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Rates of obesity among American children continue to be at pandemic levels, and according to a new study released by the Campaign to End Obesity this week, obesity costs our country not only its health but also some of its wealth, driving up health care and related costs by about $450 billion each year. The other costs of obesity are perhaps more obvious — children who struggle with their weight can be the subject of taunting and suffer emotional distress, and more often than not, they become obese adults and suffer one or more dangerous health side effects such as diabetes or heart disease.
The problem is particularly pronounced in America’s communities of color and among those who are economically disadvantaged.
In Congress, we must consider policies to reverse America’s obesity epidemic by taking steps to improve nutrition and physical activity for children as well as access to healthy lifestyle opportunities for all Americans, particularly those with limited resources. There is often strong bipartisan support for taking steps to eradicate our obesity epidemic generally and to prevent childhood obesity, but unfortunately, the Congressional Budget Office’s cost estimate for potential advances toward this end often fail to fully encompass the true benefits.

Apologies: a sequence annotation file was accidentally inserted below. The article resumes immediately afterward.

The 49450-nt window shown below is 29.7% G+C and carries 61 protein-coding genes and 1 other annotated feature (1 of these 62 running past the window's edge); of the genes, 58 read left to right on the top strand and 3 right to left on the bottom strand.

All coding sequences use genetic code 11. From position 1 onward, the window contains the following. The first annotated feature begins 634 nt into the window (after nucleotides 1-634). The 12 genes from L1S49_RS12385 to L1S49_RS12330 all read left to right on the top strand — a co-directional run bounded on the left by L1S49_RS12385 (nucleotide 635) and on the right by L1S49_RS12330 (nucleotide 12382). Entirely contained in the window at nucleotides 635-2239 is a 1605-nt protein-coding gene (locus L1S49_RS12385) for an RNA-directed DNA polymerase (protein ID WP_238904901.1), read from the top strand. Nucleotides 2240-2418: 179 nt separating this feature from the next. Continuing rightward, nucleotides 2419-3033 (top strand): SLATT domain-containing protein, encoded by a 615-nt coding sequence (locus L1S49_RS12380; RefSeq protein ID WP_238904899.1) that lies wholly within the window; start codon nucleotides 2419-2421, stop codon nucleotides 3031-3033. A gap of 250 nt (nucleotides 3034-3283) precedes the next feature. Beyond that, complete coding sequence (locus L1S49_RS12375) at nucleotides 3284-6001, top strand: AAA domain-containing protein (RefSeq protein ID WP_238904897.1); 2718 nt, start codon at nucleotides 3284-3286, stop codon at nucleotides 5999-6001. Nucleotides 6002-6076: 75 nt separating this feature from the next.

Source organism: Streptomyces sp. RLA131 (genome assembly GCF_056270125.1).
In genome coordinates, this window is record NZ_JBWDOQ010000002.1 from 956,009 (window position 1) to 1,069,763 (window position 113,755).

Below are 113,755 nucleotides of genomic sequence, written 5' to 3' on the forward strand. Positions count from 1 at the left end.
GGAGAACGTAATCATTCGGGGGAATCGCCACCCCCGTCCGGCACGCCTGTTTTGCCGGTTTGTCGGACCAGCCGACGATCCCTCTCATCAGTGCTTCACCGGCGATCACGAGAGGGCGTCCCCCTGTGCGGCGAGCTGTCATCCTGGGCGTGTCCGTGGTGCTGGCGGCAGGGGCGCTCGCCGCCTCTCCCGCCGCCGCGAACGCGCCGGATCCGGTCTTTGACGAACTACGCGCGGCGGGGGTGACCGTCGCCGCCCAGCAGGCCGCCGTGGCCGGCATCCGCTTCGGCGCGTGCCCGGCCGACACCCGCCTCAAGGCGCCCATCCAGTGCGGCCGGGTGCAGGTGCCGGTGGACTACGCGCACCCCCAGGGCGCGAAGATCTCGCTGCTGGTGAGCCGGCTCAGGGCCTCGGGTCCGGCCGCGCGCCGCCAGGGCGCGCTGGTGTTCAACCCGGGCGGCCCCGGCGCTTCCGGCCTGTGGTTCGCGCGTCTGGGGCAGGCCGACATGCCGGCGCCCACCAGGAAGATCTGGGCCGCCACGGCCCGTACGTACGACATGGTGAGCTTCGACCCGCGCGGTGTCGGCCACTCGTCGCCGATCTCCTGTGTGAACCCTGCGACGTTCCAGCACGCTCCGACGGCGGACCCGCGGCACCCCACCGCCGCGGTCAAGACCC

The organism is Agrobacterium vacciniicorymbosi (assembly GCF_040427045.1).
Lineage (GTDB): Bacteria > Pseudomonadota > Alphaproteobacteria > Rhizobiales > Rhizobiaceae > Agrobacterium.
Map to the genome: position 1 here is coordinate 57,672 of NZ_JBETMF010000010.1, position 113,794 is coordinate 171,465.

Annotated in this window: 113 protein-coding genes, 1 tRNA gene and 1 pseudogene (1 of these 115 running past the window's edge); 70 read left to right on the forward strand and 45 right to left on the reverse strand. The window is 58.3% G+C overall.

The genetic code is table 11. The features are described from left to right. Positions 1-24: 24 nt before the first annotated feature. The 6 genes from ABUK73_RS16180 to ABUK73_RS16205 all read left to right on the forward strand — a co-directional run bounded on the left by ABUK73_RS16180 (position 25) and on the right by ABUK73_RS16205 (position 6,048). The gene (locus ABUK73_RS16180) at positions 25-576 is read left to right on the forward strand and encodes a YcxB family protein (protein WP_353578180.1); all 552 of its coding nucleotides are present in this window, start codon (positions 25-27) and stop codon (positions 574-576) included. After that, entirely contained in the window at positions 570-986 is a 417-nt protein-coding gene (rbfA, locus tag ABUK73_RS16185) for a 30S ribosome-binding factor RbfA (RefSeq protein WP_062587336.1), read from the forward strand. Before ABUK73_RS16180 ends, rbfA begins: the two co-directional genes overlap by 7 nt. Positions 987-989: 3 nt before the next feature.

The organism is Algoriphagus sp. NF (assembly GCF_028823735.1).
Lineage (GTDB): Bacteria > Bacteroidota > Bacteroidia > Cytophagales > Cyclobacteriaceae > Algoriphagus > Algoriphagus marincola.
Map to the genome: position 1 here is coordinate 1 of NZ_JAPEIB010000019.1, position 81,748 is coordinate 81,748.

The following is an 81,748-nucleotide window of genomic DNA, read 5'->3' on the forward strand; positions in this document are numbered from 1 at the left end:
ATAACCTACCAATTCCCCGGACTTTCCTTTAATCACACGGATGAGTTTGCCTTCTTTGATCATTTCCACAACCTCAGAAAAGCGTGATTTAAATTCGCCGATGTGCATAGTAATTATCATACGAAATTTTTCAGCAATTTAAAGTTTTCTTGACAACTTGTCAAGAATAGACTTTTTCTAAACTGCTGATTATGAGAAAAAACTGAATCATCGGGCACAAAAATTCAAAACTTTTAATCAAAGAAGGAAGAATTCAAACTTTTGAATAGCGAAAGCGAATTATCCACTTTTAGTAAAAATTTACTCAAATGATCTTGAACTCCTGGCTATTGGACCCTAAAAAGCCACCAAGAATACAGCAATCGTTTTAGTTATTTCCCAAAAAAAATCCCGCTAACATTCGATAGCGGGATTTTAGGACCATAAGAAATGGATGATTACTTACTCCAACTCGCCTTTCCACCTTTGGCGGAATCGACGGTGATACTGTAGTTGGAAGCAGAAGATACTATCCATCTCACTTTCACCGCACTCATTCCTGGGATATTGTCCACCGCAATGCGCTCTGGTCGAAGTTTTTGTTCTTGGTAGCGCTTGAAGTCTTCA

For example, the CBO traditionally provides only a 10-year economic analysis of the costs and savings of health programs. When programs promise real change — change that would help reduce costs such as the expense of caring for someone with obesity and the conditions obesity often triggers — Congress does not get the full picture of long-term savings. The prevention of obesity and other chronic diseases in our children yields long-term returns on our investments, and the total costs should be evaluated with these long-term effects in mind.
The campaign’s study, authored by economist Alex Brill of the American Enterprise Institute, demonstrates that there are literally billions of dollars in savings from effective obesity-prevention programs that are not captured in our current approach. Brill says the CBO has the capacity to produce estimates for as long as 75 years, as it does when it models Social Security solvency or as it did when the office assessed the long-term net costs of the tobacco tax. A 75-year score may not be possible to produce every time the CBO evaluates a health policy, but it seems like a good idea if we are trying to determine what it will cost relative to what we could gain long term.
When we look at our children and grandchildren, we envision their future, not just 10 years from today, but when they are adults, parents and grandparents in their own right. We need to take policy steps to help our children achieve the healthiest lives we can give them, especially for those who are not equipped to obtain crucial nutritional and physical activity resources on their own. If we enact effective policies that achieve those aims, the economics of those policies must be looked at from a long-term perspective. By failing to account for the very real savings that occur from helping our children avoid or reverse obesity, we are failing each and every one of them.